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Pelosi Names Impeachment Managers For Trump’s Senate Trial

The House will vote later Wednesday to send the articles of impeachment to the Senate. The long-awaited move sets the stage for a Senate trial to begin next week.

House Speaker Nancy Pelosi of California announces the seven impeachment managers —(flanking Pelosi from left) Hakeen Jeffries, Sylvia Garcia, Jerry Nadler, Adam Schiff, Val Demings, Zoe Lofgren Jason Crow — on Capitol Hill on Wednesday.

Updated at 10:30 a.m. ET

House Speaker Nancy Pelosi named seven Democratic members of Congress as the managers to argue the case for President Trump’s impeachment before the Senate, beginning next week.

Pelosi appointed Reps. Adam Schiff, Jerry Nadler, Zoe Lofgren, Val Demings, Hakeem Jeffries, Sylvia Garcia and Jason Crow as impeachment managers. Pelosi said Schiff will be the lead manager.

Pelosi said, “The emphasis is on litigators, the emphasis is on comfort level in the courtroom, the emphasis is making the strongest possible case to protect and defend our Constitution, to seek the truth for the American people.”

Later Wednesday, the House will hold its long-awaited vote to send to the Senate the two articles of impeachment against Trump that lawmakers approved last month, setting the stage for a Senate trial to begin next week.

“The American people deserve the truth, and the Constitution demands a trial,” Pelosi announced in a statement Tuesday. She added, “The president and the senators will be held accountable.”

Following the vote, the House will inform the Senate it is ready to transmit the articles across the Capitol. The Senate will respond that it is ready to receive them, and a formal procession and reception will take place. That could occur later Wednesday.

Senate Majority Leader Mitch McConnell, R-Ky., said the Senate trial is expected to begin next Tuesday; Chief Justice John Roberts could swear in 100 U.S. senators as jurors as early as this week.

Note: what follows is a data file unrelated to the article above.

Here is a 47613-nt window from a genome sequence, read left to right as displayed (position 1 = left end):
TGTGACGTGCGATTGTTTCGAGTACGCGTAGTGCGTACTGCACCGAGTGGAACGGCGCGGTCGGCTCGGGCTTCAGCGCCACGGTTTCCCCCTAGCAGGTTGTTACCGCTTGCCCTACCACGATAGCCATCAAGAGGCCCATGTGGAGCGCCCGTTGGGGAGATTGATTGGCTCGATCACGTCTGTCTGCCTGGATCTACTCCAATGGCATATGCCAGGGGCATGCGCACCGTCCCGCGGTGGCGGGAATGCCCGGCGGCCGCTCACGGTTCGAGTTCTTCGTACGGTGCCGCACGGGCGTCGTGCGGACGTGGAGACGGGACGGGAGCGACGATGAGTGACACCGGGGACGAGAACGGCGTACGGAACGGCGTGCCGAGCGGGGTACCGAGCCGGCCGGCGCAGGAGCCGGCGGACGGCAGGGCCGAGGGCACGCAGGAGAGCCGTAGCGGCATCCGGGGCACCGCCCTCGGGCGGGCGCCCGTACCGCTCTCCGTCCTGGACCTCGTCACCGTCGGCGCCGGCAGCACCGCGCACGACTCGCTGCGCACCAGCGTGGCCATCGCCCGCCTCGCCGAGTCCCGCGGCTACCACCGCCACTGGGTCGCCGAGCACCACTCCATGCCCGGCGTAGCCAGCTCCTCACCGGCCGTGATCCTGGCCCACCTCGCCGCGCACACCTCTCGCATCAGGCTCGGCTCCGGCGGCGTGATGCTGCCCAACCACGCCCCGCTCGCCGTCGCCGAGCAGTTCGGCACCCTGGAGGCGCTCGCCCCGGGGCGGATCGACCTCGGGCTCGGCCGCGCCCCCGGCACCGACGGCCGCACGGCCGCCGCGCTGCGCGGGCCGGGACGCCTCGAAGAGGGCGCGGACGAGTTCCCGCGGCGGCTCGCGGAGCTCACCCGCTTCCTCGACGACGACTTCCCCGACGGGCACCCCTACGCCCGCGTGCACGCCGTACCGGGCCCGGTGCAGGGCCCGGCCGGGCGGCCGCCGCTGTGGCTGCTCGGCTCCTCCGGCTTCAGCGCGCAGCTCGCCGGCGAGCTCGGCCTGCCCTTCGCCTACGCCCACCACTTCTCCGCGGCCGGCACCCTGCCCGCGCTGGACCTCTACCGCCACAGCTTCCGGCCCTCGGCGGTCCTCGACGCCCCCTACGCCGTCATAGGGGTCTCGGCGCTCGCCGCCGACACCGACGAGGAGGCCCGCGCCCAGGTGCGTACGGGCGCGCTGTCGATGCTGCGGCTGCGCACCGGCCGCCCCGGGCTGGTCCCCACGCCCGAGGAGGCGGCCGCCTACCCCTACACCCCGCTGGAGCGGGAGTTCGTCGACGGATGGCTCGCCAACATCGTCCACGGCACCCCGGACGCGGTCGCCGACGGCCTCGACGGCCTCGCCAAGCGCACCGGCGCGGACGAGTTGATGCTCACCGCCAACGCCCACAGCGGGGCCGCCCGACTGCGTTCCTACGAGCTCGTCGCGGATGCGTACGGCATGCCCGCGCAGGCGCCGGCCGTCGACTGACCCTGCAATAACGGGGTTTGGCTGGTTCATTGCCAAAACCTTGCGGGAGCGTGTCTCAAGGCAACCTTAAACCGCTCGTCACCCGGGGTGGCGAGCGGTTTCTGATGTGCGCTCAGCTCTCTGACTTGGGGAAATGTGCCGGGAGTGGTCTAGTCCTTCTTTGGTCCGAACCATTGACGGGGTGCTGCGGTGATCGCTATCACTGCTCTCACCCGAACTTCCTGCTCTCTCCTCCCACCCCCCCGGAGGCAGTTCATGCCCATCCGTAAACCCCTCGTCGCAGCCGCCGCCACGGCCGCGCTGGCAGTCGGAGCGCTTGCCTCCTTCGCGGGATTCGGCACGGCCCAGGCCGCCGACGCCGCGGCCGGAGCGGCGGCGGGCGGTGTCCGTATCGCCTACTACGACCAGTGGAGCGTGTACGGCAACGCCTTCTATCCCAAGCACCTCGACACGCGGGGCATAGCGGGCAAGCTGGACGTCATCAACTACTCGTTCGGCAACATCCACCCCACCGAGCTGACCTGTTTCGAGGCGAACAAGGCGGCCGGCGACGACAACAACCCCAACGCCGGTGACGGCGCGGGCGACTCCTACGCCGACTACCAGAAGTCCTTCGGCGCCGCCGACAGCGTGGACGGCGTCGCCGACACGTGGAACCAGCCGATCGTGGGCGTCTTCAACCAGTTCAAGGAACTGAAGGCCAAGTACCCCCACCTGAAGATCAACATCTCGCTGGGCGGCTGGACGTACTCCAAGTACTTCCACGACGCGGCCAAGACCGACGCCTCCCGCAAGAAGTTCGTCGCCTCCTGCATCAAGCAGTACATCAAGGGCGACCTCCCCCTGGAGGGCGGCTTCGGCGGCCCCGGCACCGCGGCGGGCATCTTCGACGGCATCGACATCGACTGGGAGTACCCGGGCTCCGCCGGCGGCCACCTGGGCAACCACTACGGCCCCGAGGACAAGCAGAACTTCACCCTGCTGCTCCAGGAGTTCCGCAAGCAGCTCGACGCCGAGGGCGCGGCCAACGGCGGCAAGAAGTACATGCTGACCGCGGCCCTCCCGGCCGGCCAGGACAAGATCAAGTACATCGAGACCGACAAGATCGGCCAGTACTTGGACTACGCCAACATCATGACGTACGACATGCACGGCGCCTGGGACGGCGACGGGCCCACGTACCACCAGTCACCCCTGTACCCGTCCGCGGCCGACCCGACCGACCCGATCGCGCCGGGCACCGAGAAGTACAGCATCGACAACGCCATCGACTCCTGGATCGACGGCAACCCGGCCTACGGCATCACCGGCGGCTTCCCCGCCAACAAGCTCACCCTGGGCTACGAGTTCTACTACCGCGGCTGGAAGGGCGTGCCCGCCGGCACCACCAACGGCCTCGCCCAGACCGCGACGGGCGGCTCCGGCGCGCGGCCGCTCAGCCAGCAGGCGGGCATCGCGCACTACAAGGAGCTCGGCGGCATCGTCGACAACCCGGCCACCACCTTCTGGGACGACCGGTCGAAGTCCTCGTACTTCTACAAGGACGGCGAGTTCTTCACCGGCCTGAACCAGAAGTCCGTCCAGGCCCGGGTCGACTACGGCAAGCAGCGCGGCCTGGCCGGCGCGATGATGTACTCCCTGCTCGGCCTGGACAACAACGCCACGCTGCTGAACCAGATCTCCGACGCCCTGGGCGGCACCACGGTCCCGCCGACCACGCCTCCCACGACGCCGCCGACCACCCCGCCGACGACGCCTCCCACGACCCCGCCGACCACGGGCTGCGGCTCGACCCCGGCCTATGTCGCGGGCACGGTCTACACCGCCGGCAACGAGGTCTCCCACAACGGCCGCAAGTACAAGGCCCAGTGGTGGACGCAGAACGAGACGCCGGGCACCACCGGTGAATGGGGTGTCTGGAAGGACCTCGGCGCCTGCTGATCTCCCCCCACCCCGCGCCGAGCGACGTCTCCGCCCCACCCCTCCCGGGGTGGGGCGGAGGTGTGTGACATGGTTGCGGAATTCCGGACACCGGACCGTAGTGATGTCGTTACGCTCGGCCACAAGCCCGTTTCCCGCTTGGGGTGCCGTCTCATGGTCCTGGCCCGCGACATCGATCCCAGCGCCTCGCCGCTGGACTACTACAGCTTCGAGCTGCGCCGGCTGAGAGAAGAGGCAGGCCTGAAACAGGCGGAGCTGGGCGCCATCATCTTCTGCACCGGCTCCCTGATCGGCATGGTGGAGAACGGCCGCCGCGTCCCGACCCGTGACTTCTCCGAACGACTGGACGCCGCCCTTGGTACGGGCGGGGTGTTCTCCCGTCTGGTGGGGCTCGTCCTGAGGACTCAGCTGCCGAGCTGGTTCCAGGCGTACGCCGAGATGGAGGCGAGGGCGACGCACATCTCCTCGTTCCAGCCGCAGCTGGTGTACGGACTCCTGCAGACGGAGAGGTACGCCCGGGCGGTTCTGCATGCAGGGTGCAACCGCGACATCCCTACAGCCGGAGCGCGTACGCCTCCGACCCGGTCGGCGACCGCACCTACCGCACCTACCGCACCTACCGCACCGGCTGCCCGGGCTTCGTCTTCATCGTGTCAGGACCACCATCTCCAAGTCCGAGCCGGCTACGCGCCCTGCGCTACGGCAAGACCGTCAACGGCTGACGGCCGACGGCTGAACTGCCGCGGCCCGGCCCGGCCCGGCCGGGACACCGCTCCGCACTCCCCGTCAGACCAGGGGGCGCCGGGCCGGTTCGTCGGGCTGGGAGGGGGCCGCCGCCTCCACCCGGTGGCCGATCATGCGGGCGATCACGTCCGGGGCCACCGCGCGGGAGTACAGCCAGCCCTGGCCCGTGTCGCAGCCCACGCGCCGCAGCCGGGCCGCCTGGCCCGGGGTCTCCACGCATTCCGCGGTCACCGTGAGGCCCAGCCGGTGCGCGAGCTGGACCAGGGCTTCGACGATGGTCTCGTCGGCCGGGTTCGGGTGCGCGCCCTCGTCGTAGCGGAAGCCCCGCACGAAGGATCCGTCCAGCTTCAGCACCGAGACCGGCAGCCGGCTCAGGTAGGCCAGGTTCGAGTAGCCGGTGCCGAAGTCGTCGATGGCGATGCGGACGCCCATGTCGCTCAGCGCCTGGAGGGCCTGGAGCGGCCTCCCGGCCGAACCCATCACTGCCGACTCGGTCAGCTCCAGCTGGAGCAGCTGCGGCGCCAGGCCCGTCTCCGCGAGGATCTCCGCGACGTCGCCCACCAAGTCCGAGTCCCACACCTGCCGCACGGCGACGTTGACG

The vote comes a month after the House approved two articles of impeachment against the president, charging him with abusing the powers of his office by attempting to pressure the government of Ukraine to investigate potential political opponent Joe Biden and his son’s activities there and with obstructing Congress by refusing to cooperate in its investigation. Trump denies any wrongdoing and has excoriated the process.

The congressional proceedings mark just the third time in U.S. history that a president will be tried and face potential removal from office by the Senate. Presidents Andrew Johnson and Bill Clinton were acquitted by the Senate after impeachment by the House.

The exact ground rules for Trump’s trial remain unclear. Democrats have demanded that the Senate call additional witnesses, potentially including former national security adviser John Bolton, who has said he is willing to testify if subpoenaed. But McConnell has resisted, saying Tuesday that the “more contentious issue” of calling witnesses will be addressed later.

The Senate majority leader has sought to adhere to the procedure established in the Clinton impeachment trial in 1998, which allowed for a vote to dismiss the charges, as well as a vote on hearing additional testimony once opening arguments were made.

Trump has sought to have the Senate dismiss the charges, arguing that he did nothing wrong, but McConnell said Tuesday, “There is little to no sentiment in the Republican conference for a motion to dismiss.” With Republicans holding a 53-47 majority in the Senate, and 67 votes necessary to convict Trump, it is likely the president will be acquitted.

Copyright 2020 NPR. To see more, visit https://www.npr.org.

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